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Clinical Effectiveness Group


A five-year research programme investigating why certain types of Quality Improvement projects improve or worsen healthcare inequalities.

About Quality Improvement

Every year, health care organisations across the country undertake thousands of projects to improve the quality of patient care; which we call Quality Improvement (QI).  These Quality Improvement projects range from large national programmes to small initiatives led by staff in a single hospital ward or GP practice. 

While there is not one definition of what quality of care means, most definitions include fairness. For example, good quality hospital care means that everyone should benefit equally from hospital treatment when they need it, regardless of their wealth, gender, age or ethnicity. 

Healthcare inequalities are differences in healthcare experiences or outcomes across or between certain groups of patients, such as those on low incomes or belonging to a minority ethnic group. Quality Improvement projects have the potential to improve inequalities, but they can also make things worse. For example, NHS initiatives that encourage hospitals or GP surgeries to reach a particular target can mean that staff focus on easy to reach patients first to achieve that target, rather than disadvantaged groups.  

Our aim 

This research programme aims to understand why certain types of Quality Improvement projects improve or worsen healthcare inequalities, and develop new training and resources in collaboration with patients and staff to help hospitals use Quality Improvement to address healthcare inequalities.   

The programme brings together three separate research fields: health inequalities, Quality Improvement and co-production (developing a solution in collaboration with patients and staff).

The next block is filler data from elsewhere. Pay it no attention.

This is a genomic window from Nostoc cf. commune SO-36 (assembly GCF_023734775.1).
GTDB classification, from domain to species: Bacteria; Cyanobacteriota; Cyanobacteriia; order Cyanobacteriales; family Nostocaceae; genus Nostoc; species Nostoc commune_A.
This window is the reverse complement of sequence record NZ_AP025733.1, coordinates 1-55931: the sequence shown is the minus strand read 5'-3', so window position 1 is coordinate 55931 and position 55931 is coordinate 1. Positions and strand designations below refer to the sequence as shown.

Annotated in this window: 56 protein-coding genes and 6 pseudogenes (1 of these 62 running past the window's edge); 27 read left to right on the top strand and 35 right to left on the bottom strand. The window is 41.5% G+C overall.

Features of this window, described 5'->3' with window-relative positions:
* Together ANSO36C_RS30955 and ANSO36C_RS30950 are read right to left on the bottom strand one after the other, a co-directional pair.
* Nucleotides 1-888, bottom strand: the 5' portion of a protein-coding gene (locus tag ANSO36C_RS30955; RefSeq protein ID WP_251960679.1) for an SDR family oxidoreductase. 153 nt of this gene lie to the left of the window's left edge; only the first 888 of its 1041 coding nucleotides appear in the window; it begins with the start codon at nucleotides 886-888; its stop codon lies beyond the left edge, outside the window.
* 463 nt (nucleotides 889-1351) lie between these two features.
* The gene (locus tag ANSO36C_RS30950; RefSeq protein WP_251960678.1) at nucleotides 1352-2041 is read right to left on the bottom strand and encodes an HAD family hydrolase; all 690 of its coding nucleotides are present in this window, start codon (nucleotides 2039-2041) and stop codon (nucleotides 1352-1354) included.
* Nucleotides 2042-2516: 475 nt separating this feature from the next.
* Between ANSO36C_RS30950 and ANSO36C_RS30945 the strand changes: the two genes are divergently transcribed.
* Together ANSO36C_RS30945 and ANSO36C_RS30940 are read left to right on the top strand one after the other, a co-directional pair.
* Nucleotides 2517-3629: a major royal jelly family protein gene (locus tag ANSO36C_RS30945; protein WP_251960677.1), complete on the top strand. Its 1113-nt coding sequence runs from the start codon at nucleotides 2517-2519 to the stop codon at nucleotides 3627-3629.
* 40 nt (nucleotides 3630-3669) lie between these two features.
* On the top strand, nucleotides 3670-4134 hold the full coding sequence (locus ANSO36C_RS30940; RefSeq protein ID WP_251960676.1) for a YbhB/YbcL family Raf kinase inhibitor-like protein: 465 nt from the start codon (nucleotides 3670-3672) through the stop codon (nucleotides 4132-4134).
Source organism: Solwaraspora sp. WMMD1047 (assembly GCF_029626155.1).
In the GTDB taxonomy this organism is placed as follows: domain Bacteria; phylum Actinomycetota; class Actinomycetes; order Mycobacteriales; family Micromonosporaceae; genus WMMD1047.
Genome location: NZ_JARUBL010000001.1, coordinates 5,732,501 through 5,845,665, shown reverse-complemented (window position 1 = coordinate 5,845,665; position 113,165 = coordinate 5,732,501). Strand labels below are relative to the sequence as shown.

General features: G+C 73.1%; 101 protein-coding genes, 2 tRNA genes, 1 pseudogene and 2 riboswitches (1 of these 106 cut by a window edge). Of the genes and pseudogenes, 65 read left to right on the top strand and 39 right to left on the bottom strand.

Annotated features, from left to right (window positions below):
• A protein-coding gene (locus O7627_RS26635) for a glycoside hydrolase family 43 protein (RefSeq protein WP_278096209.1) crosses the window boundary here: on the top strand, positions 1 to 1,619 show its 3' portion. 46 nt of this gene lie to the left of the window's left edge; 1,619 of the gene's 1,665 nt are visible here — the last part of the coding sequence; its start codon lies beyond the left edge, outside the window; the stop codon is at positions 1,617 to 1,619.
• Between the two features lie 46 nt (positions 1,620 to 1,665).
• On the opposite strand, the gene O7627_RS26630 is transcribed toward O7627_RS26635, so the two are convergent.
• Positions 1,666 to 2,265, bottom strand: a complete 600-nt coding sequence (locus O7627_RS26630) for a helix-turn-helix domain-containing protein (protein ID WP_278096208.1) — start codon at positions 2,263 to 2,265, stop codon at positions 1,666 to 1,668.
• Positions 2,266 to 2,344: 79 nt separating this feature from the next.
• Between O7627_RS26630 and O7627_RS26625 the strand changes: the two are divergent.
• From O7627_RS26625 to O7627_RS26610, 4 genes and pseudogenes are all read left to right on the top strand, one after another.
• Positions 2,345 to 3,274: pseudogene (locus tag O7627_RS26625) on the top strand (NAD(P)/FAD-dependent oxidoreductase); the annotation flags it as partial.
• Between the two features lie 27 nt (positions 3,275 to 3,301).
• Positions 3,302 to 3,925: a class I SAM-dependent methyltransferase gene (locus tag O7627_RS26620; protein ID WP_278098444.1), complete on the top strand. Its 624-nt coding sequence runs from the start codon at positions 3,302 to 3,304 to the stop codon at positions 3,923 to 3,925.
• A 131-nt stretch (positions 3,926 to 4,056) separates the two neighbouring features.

The research programme has five phases: 

  • Phase 1: Literature review - We will review previous studies to understand what types of QI projects improve or worsen inequalities, why, for which groups, and in what circumstances.  
  • Phase 2: Staff interviews - We will take this new understanding from the literature review to hospital staff who undertake QI projects across the country, find out what they think and whether they think anything is missing. These hospital staff members will be invited from an existing QI community.  
  • Phase 3: Hospital case studies - We will work with four hospitals based in Liverpool, Sunderland, Peterborough and London to identify and examine the impact on inequalities in completed QI projects. This will involve looking at the data with an inequalities lens, looking at any reports, and speaking to those involved.  
  • Phase 4: Co-production of resources - We will work in equal partnership with staff and patients to develop training and resources. This will be jointly led by patients and staff who will decide how to organise the process and how to spend the budget for that part of the research. 
  • Phase 5: Evaluation - We will roll out the new training and resources in six hospitals and monitor the impact. We will ask each hospital to change how they do QI over 12 months. We will collect information to see how much the resources and training have changed QI projects to address inequalities and any broader hospital changes. 


Graphic with phase titles and arrows: Phase 1 - Literature Review, Phase 2 - Staff interviews, Phase 3 - Hospital case studies, Produce overarching theory, Phase 4 - co-production of resources, Phase 5 - Evaluation

Equal-QI phases graphic [PDF 165KB]

We believe this research will lead to a step-change in hospitals using QI projects to address healthcare inequalities and help staff to think about inequalities across all aspects of their work. Our findings and resources will be shared widely and in different ways so that other clinical and research teams can also benefit. 


The research programme started in November 2022. It’s a five-year programme, ending May 2028. 

Project partners 

Academic institutions 

  • THIS Institute, University of Cambridge 
  • University of Oxford 
  • University of Essex  


  • North West Anglia NHS Foundation Trust 
  • Barts Health NHS Trust 
  • South Tyneside and Sunderland NHS Foundation Trust 
  • Royal Liverpool and Broadgreen, Liverpool University Hospitals NHS Trust 

Q Community (part of Health Foundation)

Healthcare Quality Improvement Partnership

Royal College of Physicians

NHS Confederation

More information

To find out more, please contact lead researcher, Dr John Ford: 


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